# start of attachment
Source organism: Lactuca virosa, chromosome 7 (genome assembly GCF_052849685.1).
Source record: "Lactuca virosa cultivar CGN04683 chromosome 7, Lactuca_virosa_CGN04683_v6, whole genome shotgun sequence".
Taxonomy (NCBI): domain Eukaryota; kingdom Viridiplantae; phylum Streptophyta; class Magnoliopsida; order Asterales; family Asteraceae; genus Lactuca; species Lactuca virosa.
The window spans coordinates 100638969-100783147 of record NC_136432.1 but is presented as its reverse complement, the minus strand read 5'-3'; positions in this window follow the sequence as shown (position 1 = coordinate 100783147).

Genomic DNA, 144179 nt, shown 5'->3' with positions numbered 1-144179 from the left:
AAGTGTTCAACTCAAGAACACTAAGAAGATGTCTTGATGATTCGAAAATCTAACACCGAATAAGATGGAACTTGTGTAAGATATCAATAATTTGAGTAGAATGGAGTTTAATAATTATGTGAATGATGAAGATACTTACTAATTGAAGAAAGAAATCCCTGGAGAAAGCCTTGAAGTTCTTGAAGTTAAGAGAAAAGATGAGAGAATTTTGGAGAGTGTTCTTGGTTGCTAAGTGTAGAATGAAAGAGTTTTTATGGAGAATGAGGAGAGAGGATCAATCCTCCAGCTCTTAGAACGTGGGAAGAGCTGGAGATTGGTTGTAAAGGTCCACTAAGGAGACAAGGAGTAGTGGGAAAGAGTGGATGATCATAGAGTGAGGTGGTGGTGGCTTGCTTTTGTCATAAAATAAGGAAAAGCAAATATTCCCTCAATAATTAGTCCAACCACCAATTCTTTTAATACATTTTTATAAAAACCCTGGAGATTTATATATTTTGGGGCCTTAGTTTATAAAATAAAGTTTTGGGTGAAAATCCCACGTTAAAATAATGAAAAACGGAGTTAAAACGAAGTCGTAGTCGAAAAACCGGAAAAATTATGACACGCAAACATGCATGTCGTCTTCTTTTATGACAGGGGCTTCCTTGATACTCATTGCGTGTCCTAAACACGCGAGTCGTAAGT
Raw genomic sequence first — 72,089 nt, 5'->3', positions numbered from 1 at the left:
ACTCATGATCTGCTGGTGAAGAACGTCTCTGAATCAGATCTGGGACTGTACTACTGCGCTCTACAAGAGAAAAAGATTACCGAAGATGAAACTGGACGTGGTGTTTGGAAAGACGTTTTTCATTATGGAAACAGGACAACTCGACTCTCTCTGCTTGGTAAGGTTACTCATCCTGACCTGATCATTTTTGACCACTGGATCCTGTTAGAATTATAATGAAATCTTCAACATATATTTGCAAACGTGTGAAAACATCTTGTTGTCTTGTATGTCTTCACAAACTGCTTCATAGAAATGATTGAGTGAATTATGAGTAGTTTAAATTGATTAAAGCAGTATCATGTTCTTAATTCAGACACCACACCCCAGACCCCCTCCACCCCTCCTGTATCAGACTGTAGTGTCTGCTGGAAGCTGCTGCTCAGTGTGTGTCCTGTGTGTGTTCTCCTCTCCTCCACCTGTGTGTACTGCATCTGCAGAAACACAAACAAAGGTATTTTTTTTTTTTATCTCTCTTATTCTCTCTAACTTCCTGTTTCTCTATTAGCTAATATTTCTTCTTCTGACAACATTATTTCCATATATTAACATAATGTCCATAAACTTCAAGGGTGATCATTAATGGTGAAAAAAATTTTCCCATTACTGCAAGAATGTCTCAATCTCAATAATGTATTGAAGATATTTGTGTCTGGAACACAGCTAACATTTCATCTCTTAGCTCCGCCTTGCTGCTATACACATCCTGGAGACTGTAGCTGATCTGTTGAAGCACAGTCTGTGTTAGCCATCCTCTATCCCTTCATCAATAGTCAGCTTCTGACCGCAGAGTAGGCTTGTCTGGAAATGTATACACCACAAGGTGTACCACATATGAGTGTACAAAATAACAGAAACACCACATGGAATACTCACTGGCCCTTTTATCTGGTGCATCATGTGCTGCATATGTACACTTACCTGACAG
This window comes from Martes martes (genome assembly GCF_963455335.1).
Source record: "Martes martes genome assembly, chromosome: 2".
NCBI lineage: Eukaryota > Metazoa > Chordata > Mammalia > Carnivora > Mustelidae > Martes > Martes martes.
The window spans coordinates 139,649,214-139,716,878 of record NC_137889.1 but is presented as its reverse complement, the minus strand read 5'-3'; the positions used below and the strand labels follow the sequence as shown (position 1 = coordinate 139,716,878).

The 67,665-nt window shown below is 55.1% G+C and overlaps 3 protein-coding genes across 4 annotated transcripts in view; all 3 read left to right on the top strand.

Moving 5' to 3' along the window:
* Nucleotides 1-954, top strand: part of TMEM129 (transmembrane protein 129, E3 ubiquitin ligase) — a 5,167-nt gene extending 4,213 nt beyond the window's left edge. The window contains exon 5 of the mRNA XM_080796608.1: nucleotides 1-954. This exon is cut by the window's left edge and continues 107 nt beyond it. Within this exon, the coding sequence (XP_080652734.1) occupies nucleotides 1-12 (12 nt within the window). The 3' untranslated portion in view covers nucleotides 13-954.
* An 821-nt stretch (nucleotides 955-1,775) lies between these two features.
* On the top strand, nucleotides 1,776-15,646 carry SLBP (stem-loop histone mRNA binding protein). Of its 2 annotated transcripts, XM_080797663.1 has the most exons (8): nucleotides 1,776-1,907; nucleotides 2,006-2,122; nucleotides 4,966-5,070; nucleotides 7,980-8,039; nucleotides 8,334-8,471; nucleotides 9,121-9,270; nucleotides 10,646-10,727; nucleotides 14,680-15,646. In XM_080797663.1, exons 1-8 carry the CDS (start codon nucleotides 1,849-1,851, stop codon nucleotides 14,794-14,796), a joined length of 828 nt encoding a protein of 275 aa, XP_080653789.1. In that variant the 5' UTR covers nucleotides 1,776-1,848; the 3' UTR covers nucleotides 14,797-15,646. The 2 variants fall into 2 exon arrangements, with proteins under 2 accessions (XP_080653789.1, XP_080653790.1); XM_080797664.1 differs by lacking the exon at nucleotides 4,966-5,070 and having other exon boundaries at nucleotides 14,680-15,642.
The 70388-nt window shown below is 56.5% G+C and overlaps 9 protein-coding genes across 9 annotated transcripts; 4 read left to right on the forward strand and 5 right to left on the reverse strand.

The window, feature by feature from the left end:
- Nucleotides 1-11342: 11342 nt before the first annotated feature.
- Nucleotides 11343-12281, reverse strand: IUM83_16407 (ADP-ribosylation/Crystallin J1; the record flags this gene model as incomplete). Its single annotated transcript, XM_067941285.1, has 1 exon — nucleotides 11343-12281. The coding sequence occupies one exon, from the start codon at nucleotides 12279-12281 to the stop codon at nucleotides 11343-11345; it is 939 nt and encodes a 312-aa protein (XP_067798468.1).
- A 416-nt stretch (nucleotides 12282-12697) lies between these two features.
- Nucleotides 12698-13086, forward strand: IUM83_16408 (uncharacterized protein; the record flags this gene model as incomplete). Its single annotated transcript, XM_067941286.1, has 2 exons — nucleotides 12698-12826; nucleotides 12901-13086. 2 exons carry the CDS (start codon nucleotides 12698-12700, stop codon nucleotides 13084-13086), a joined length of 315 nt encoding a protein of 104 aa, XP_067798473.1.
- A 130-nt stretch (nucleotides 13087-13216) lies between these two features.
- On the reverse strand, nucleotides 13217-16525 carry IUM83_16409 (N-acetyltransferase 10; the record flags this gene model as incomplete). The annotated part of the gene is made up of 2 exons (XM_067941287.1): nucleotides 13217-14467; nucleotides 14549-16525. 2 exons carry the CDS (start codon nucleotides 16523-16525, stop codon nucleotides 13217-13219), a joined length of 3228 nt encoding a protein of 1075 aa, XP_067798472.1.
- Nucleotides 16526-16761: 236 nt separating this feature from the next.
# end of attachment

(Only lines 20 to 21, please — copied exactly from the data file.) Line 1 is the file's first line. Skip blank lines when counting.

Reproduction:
- Nucleotides 1-11342: 11342 nt before the first annotated feature.
- Nucleotides 11343-12281, reverse strand: IUM83_16407 (ADP-ribosylation/Crystallin J1; the record flags this gene model as incomplete). Its single annotated transcript, XM_067941285.1, has 1 exon — nucleotides 11343-12281. The coding sequence occupies one exon, from the start codon at nucleotides 12279-12281 to the stop codon at nucleotides 11343-11345; it is 939 nt and encodes a 312-aa protein (XP_067798468.1).